Damascus, Syria: "The Screen Traveler" 1938 Paul Devlin; Syria Travelogue

Damascus, Syria: "The Screen Traveler" 1938 Paul Devlin; Syria Travelogue

"Visits Damascus, known as the oldest city in the world." Population 300,000 in 1938, 1.7 million in 2009.

Reupload of a previously uploaded film with improved video & sound.

Public domain film from the Library of Congress Prelinger Archives, slightly cropped to remove uneven edges, with the aspect ratio corrected, and one-pass brightness-contrast-color correction & mild video noise reduction applied.
The soundtrack was also processed with volume normalization, noise reduction, clipping reduction, and/or equalization (the resulting sound, though not perfect, is far less noisy than the original).

creativecommons.org/licenses/b...
en.wikipedia.org/wiki/Damascus

Damascus (Arabic: دمشق‎ Dimashq, Metropolitan Arabic: Dimisheʼ ), commonly known in Syria as ash-Sham (Arabic: الشام‎ ash-Shām) and nicknamed as the City of Jasmine (Arabic: مدينة الياسمين‎ Madīnat al-Yāsmīn), is the capital and the second largest city of Syria after Aleppo. It borders Quneitra, Daraa and As-Suwayda to the south, Jordan to the east, Homs to the north, and Lebanon to the west. It is also the capital city of one of the country's 14 governorates. In addition to being one of the oldest continuously inhabited cities in the world, Damascus is a major cultural and religious center of the Levant. The city has an estimated population of 1,711,000 (2009 est.).

Located in southwestern Syria, Damascus is the center of a large metropolitan area of 2.6 million people (2004). Geographically embedded on the eastern foothills of the Anti-Lebanon mountain range 80 kilometres (50 mi) inland from the eastern shore of the Mediterranean on a plateau 680 metres (2,230 ft) above sea-level, Damascus experiences a semi-arid climate due to the rain shadow effect. The Barada River flows through Damascus.

First settled in the second millennium BC, it was chosen as the capital of the Umayyad Caliphate from 661 to 750. After the victory of the Abbasid dynasty, the seat of Islamic power was moved to Baghdad. Damascus saw a political decline throughout the Abbasid era, only to regain significant importance in the Ayyubid and Mamluk periods. During Ottoman rule, the city decayed completely while maintaining a certain cultural prestige. Today, it is the seat of the central government and all of the government ministries...

Early settlement

Carbon-14 dating at Tell Ramad, on the outskirts of Damascus, suggests that the site may have been occupied since the second half of the seventh millennium BC, possibly around 6300 BC. However, evidence of settlement in the wider Barada basin dating back to 9000 BC exists, although no large-scale settlement was present within Damascus walls until the second millennium BC.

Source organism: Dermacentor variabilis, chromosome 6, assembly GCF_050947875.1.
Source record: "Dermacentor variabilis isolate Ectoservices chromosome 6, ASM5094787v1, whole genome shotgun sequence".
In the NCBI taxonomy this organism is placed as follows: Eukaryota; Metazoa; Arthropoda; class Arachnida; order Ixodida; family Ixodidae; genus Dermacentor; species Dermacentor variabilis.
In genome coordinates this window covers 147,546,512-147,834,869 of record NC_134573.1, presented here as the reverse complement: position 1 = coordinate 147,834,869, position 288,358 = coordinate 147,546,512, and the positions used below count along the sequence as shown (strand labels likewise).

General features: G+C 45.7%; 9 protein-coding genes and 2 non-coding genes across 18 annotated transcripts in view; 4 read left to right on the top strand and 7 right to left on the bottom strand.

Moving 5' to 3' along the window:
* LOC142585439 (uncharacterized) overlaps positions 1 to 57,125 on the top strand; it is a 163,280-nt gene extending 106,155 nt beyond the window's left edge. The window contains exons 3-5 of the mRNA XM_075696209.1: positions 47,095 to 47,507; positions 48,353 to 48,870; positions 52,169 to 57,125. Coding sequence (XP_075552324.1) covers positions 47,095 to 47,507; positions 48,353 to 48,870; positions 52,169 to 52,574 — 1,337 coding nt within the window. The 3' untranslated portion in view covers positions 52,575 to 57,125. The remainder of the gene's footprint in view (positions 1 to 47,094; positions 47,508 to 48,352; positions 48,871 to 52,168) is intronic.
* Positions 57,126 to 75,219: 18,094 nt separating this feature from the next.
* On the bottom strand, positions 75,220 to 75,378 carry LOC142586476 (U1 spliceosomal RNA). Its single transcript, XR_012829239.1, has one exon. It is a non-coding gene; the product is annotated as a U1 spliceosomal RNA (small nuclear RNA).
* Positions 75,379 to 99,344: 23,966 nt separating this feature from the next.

Damascus was part of the ancient province of Amurru in the Hyksos Kingdom, from 1720 to 1570 BC. Some of the earliest Egyptian records are from the 1350 BC Amarna letters, when Damascus-(called Dimasqu) was ruled by king Biryawaza. The Damascus region, as well as the rest of Syria, became a battleground circa 1260 BC, between the Hittites from the north and the Egyptians from the south, ending with a signed treaty between Hattusili and Ramesses II where the former handed over control of the Damascus area to Ramesses II in 1259 BC. The arrival of the Sea Peoples, around 1200 BC, marked the end of the Bronze Age in the region and brought about new development of warfare...

Damascus is not documented as an important city until the arrival of the Aramaeans, Semitic people from Mesopotamia, in the 11th century BC...

By the 8th century BC, Damascus was practically engulfed by the Assyrians and entered a dark age...

Damascus was conquered by Alexander the Great. After the death of Alexander in 323 BC, Damascus became the site of a struggle between the Seleucid and Ptolemaic empires...

In 64 BC, the Roman general Pompey annexed the western part of Syria...

Damascus became a metropolis by the beginning of the 2nd century and in 222 it was upgraded to a colonia by the Emperor Septimius Severus...

After most of the Syrian countryside was conquered by the Rashidun Caliphate during the reign of Caliph Umar, Damascus itself was conquered by the Muslim-Arab general Khalid ibn al-Walid in September--August 635 CE...

With the arrival of the Seljuq Turks in the late 11th century, Damascus again became the capital of independent states...

Ayyubid rule (and independence) came to an end with the Mongol invasion of Syria in 1260, and following the Mongol defeat at Ain Jalut in the same year, Damascus became a provincial capital of the Mamluk Empire, ruled from Egypt, following the Mongol withdrawal. The Black Death of 1348--1349 killed as much as half of the city's population...

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By: AngryFourByTwo (5368.31)

Tags: History

Location: Syria

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